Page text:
Charity reveals figures for young people in Surrey reported for child sexual abuse (From Redhill And Reigate Life)
Got a story? Call 01273 544544 or email email@example.com
Charity reveals figures for young people in Surrey reported for child sexual abuse
12:04pm Monday 4th March 2013 in Local News
Figures obtained under the Freedom of Information (FOI) Act have revealed a high number of young people in Surrey have been reported for committing child sexual abuse.
The figures obtained by the National Society for the Prevention of Cruelty to Children (NSPCC) have shown that 207 offences of under 18s committing child sexual abuse were reported to Surrey Police in the last three years.
The figures, which the charity stated were high, were taken from FOI responses from Surrey Police. They have come against a backdrop of more than 5,000 offences of under 18s committing child sexual abuse across England and Wales reported to the police in the last three years.
And the NSPCC is warning that the true figure will be even higher as not all forces in England and Wales were able to provide relevant data when responding to a FOI request.
From the 34 forces that did supply information, a total of 5,028 offences were recorded where the perpetrator was under 18.
The charity said some were as young as five or six. The alleged crimes included rape and other serious sexual assaults which were reported between 2009 to 2010 and 2011 to 2012. Nearly all – 98% – of the 4,562 offenders were boys. The charity stated that where the relationship was recorded, at least three out of five of the victims knew the abuser. More than one third of the offences were said to have been committed by a family friend or acquaintance, and one in five by family members.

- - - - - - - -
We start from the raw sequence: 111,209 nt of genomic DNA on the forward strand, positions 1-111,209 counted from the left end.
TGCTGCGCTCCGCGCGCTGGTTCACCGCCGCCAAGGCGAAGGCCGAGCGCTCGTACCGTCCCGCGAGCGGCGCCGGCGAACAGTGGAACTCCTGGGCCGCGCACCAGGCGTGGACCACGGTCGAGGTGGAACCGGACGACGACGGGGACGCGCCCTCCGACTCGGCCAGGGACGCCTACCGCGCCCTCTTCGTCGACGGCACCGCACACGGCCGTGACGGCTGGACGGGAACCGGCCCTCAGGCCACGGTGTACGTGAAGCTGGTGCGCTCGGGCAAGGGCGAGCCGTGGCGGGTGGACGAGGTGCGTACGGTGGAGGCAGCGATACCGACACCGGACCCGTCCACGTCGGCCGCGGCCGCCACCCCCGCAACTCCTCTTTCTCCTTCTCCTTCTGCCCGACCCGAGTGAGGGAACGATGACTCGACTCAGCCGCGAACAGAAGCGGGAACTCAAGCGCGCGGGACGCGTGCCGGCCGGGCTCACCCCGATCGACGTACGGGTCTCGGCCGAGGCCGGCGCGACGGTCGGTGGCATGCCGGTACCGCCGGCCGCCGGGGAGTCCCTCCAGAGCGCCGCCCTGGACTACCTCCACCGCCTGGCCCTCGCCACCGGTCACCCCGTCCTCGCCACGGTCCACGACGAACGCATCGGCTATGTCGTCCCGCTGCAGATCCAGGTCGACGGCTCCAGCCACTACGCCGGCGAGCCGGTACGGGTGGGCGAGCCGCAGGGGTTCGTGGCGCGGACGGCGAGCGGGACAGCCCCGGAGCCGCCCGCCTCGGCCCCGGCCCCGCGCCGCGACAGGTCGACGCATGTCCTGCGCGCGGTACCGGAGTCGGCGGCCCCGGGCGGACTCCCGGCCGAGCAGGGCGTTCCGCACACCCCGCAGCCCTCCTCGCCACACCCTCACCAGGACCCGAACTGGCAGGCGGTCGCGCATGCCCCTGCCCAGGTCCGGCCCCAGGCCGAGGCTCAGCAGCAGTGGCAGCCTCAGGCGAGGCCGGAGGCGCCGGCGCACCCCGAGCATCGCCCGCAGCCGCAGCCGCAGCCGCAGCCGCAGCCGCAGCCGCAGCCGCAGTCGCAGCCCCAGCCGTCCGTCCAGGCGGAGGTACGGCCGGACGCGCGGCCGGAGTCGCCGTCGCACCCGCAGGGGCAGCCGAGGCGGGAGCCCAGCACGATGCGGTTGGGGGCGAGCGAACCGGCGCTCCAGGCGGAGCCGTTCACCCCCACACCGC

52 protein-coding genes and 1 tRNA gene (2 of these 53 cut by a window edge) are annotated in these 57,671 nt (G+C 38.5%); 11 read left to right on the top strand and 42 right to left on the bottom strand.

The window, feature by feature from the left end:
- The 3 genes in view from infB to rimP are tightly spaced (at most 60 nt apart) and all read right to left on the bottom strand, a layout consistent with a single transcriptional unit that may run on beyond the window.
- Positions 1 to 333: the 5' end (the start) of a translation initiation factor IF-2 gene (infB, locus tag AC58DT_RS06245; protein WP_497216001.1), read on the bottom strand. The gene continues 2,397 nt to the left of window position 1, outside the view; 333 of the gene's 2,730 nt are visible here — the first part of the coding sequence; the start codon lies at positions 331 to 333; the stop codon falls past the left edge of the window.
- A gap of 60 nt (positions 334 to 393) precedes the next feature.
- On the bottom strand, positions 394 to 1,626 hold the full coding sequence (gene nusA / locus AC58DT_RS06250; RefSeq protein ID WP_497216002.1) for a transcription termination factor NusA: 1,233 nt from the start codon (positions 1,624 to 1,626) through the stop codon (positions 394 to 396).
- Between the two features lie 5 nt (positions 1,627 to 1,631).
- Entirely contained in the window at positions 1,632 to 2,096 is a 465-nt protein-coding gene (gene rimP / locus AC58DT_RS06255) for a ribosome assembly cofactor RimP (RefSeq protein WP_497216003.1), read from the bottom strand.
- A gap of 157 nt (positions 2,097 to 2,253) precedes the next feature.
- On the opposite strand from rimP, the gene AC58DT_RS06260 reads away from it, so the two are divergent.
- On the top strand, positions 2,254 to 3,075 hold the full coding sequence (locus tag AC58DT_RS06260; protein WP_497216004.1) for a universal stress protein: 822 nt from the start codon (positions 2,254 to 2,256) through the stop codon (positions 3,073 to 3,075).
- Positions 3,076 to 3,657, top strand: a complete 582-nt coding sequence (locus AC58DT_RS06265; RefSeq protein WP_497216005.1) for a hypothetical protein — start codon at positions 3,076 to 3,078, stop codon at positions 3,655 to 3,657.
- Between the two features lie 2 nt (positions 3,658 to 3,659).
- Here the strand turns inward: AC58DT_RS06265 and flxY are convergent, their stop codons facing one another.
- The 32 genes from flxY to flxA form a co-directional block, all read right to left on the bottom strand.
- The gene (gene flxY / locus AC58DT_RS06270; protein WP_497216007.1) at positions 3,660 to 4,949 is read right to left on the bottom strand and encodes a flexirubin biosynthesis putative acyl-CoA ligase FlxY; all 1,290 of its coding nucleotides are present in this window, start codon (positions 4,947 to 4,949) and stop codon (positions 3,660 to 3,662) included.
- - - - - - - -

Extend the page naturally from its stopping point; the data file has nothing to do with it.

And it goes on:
The findings follow a report from probation inspectors last month (February ) which found that police, social workers and teachers were missing the warning signs that a child may sexually offend. The NSPCC is also warning that easy access to sexual material could be leading to an increase in the number of children needing help.
Claire Lilley, policy advisor at the NSPCC, said: “Any incidents like these are a real cause for concern and these figures should be ringing alarm bells with the authorities that this is a problem that needs to be tackled urgently.”
Ms Lilley said: “In some cases, older children are attacking younger children, in other cases, it’s sexual violence within a teenage relationship. “Whilst more research needs to be done on this problem, we know that technology and easy access to sexual material is warping young people’s view of what is ‘normal’ or acceptable behaviour. “We are treating an increasing number of children who have carried out online grooming, harassment in chatrooms and ‘sexting’”.
She continued: “Children who are sexually abusive have often been victims of abuse, harm and trauma themselves.
“Exposure to this can make them think sexually abusing someone or being sexually violent is ok.
“But evidence shows that most young people who receive behaviour-changing treatment early on, such as that offered by the NSPCC, will not continue to sexually abuse others or grow into adult offenders.”
She added: “If we are to tackle this growing problem and protect young victims, more needs to be done to identify and treat children at risk of sexually offending - and we must do more to shield young people from an increasingly sexualised society.”
Any adult worried about a child or in need of help and advice can contact the NSPCC’s helpline on 0808 800 5000. Children and young people can contact ChildLine on 0800 1111.
The NSPCC delivers a treatment service for young people from five to 18 years old with harmful sexual behaviour. The treatment is carried out across nine UK service centres, and aims to provide therapeutic support to young people. This allows them to understand healthy relationships, and how to regulate their behaviour to reduce the risk of repeat sexual offences by addressing underlying behaviour.
For more information visit the charity's website at: www.nspcc.org.uk